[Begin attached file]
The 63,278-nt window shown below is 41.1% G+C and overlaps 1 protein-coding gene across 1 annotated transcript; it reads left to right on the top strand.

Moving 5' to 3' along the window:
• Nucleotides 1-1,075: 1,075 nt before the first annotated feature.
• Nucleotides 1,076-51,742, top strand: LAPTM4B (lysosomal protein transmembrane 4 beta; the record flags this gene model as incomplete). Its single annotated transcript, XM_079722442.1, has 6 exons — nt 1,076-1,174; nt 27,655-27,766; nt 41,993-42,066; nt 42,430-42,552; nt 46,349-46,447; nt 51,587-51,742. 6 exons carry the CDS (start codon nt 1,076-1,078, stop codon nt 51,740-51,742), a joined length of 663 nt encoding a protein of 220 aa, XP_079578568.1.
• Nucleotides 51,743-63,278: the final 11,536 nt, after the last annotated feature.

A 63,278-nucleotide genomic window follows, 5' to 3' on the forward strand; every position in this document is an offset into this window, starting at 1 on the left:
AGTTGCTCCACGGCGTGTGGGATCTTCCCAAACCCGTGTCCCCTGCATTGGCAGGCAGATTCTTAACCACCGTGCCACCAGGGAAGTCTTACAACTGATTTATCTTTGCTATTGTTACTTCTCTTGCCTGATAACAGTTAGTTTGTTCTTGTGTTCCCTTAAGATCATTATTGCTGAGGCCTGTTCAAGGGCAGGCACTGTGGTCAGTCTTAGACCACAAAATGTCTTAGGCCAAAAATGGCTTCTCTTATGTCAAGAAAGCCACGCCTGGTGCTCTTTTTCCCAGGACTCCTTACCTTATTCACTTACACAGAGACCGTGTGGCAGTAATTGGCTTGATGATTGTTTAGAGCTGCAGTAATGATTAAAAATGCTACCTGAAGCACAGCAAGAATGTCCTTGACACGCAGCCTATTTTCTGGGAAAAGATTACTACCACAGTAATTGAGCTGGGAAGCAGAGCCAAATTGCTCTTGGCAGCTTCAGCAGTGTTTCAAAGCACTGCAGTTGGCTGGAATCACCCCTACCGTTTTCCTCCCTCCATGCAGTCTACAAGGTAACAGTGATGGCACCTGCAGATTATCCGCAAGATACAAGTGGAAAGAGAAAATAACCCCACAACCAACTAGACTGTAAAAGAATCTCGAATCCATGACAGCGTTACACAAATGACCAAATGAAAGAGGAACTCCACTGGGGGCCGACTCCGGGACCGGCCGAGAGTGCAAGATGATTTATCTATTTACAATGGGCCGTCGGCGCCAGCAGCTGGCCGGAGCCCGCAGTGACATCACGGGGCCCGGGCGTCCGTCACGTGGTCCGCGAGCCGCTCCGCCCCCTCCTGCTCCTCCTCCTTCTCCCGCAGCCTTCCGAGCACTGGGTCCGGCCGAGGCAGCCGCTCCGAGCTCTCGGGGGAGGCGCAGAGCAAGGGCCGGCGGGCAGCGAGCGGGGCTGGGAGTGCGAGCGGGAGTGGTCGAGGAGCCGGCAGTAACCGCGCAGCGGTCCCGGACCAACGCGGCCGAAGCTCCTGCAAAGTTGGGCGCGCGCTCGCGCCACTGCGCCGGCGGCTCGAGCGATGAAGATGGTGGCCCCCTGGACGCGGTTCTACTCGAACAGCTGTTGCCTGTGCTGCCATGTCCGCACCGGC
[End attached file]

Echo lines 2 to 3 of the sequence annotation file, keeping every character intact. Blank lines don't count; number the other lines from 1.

Moving 5' to 3' along the window:
• Nucleotides 1-1,075: 1,075 nt before the first annotated feature.